December has arrived, and once more the Premier League departs from most of Europe by inflicting a heavy schedule on its teams. After last weekend kicked things off, a further six Premier League gameweeks are to be fitted in before the year’s end. A round of European fixtures adds extra workload for those involved and of the big six only Tottenham and Liverpool are spared the quarter-finals of the League Cup too. That means eight or nine games in a maximum of 30 days, plus a Christmas party, gift shopping, visiting the family and all the normal things that make December busy for the rest of us. Who'd be a footballer?
What is certain is this heavy workload - at least by comparison to other parts of the season - often causes wear and tear on a squad, and not just because of the volume of games. Colder weather and the cumulative workload of the first part of the season can impact too, and we often find injury rates spike as we move through the early winter weeks. Pure luck will be a huge influencer as to whether it's a star player or the last reserve who's the one that pulls a hamstring but we can try to evaluate how well set teams are for a tough stretch.
Take Arsenal’s attack. Ignoring their issues with longer-term planning and the problems of replacing Alexis Sánchez and Mesut Özil, for this season they look to be in a good position. If we presume the two wantaway stars and Alexandre Lacazette are Arsenal’s first-choice attackers - and each is entering the winter schedule with a light club workload so far this season. Wisely, none of the three have been sighted in the Europa League, and Sánchez and Özil each have around 900 club minutes logged and Lacazette 1000. Is that a lot? Not really. If we consider Romelu Lukaku has 1800 minutes of club football in his legs this season, then Arsenal’s key attackers are heading into a busy period with comparatively fresh legs.
The lack of Champions League football has enabled Arsenal to adjust their team selection this autumn, but it has also meant that their back-up attackers have found game time too. Players like Olivier Giroud and Alex Iwobi are probably heading into the winter feeling underused, but have had match time and will likely be vital to help Arsenal cope with the heavy schedule.
Tottenham’s situation is different. If we look at their main three starting attackers, Harry Kane, Christian Eriksen and Dele Alli, each has racked up significant starting time already. Kane and Eriksen have both played over 1600 minutes just for their clubs (and add in Eriksen’s starring role in driving Denmark to the World Cup); while Alli missed early Champions League games through suspension, he’s played nearly constantly outside of that and has logged a still high 1400 minutes. That’s a serious workload, and Spurs are without obvious depth to rotate.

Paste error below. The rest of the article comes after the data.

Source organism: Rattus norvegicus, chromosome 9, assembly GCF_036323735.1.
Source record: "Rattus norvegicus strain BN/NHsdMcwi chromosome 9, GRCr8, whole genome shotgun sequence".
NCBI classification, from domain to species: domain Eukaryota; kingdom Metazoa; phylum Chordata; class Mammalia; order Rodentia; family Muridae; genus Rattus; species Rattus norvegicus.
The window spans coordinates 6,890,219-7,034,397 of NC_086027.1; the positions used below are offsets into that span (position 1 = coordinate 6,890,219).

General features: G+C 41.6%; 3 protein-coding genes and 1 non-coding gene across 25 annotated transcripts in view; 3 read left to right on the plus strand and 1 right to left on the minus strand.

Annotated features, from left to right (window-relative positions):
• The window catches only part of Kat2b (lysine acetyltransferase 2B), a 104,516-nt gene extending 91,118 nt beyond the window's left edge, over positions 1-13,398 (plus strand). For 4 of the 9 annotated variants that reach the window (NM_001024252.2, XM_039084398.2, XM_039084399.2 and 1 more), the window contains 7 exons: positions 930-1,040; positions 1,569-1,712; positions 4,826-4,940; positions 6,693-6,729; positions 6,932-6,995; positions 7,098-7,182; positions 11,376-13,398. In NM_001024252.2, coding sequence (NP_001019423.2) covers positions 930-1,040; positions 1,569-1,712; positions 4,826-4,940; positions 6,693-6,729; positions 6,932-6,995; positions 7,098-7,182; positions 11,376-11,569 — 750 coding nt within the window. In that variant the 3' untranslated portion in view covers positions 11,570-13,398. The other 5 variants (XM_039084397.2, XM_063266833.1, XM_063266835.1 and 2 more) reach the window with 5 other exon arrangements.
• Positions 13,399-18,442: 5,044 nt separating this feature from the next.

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Fernando Llorente hasn’t convinced as a late game option let alone a starter within Tottenham’s system, while the return of Érik Lamela as an attacking option has been long awaited and finally adds another option for creative roles behind Kane beyond just Alli and Eriksen. Son Heung-min is the one other player who has a decent claim to an attacking starting role and hasn’t played quite so frequently: he’s down under 1000 minutes. Quietly, Tottenham have struggled with small injury problems this term - Kane came back quickly from injury just recently and is perhaps still not 100 per cent - and the inevitable drop in quality between their stars and back-ups has been apparent.
Liverpool appear to be one team who have learned from problems they had in this area in previous seasons. While Roberto Firmino and Mohamed Salah have played 1500 minutes or more in 2017/18, injuries (and a transfer saga) mean Sadio Mané and Philippe Coutinho have less than 1000 minutes to their name.
The biggest indicator of Jurgen Klopp's acceptance of rotation came three games ago, in the 1-1 draw with Chelsea. Alex Oxlade-Chamberlain and Daniel Sturridge both played from the start. The next game at Stoke saw Dominic Solanke and Oxlade-Chamberlain selected again, while Mané stayed on the bench against Brighton. This time last season they lost to injury the form player in the league in Coutinho, while Mané’s trip to the Africa Cup of Nations followed in January and the balance of the side was upset and results declined. From the outside it appears that Klopp is adapting - and not before time.
None of this takes into account something we don’t know: the fitness schedules each team deploys with a view to peaking at the right times across a season. Alli could well be a case in point. He has three league goals so far this season, the same amount he had at this stage last year. By season’s end he had scored 15 more goals, while Tottenham’s strong run that secured second place was based on the electric form of their attack after the New Year. They appeared stronger as the season went on.
The old cliche is that trophies aren’t handed out in the middle of the season and every club needs to get the most out of their players from August through to May. Rotation through busy sections of the season will always create consternation among fans if the results don’t follow, but it is essential to keep a squad fresh. We’re about to see plenty more of it too.